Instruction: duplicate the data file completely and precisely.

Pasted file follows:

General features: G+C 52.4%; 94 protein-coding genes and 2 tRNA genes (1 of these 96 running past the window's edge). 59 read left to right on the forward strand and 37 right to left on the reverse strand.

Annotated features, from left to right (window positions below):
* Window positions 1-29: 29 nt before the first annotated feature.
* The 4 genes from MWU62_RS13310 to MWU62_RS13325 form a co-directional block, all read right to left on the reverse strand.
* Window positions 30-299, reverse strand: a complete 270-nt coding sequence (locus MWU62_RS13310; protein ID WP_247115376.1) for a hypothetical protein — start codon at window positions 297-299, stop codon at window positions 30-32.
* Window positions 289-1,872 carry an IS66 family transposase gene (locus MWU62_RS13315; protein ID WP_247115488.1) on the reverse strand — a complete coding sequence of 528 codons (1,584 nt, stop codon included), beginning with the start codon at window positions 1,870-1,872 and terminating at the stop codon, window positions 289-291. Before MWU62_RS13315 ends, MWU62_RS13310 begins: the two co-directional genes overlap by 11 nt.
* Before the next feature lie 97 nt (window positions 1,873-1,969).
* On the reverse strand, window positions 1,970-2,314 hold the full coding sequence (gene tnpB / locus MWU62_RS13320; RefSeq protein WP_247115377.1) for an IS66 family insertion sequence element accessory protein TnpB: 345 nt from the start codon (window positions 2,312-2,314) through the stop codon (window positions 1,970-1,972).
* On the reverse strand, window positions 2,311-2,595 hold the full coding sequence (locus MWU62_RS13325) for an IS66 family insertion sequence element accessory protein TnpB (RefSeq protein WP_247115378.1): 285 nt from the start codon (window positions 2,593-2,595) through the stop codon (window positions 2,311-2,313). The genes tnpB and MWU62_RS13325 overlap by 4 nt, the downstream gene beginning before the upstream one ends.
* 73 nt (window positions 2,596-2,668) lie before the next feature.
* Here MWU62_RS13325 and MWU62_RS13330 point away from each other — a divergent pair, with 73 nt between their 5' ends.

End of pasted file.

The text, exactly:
General features: G+C 52.4%; 94 protein-coding genes and 2 tRNA genes (1 of these 96 running past the window's edge). 59 read left to right on the forward strand and 37 right to left on the reverse strand.

Annotated features, from left to right (window positions below):
* Window positions 1-29: 29 nt before the first annotated feature.
* The 4 genes from MWU62_RS13310 to MWU62_RS13325 form a co-directional block, all read right to left on the reverse strand.
* Window positions 30-299, reverse strand: a complete 270-nt coding sequence (locus MWU62_RS13310; protein ID WP_247115376.1) for a hypothetical protein — start codon at window positions 297-299, stop codon at window positions 30-32.
* Window positions 289-1,872 carry an IS66 family transposase gene (locus MWU62_RS13315; protein ID WP_247115488.1) on the reverse strand — a complete coding sequence of 528 codons (1,584 nt, stop codon included), beginning with the start codon at window positions 1,870-1,872 and terminating at the stop codon, window positions 289-291. Before MWU62_RS13315 ends, MWU62_RS13310 begins: the two co-directional genes overlap by 11 nt.
* Before the next feature lie 97 nt (window positions 1,873-1,969).
* On the reverse strand, window positions 1,970-2,314 hold the full coding sequence (gene tnpB / locus MWU62_RS13320; RefSeq protein WP_247115377.1) for an IS66 family insertion sequence element accessory protein TnpB: 345 nt from the start codon (window positions 2,312-2,314) through the stop codon (window positions 1,970-1,972).
* On the reverse strand, window positions 2,311-2,595 hold the full coding sequence (locus MWU62_RS13325) for an IS66 family insertion sequence element accessory protein TnpB (RefSeq protein WP_247115378.1): 285 nt from the start codon (window positions 2,593-2,595) through the stop codon (window positions 2,311-2,313). The genes tnpB and MWU62_RS13325 overlap by 4 nt, the downstream gene beginning before the upstream one ends.
* 73 nt (window positions 2,596-2,668) lie before the next feature.
* Here MWU62_RS13325 and MWU62_RS13330 point away from each other — a divergent pair, with 73 nt between their 5' ends.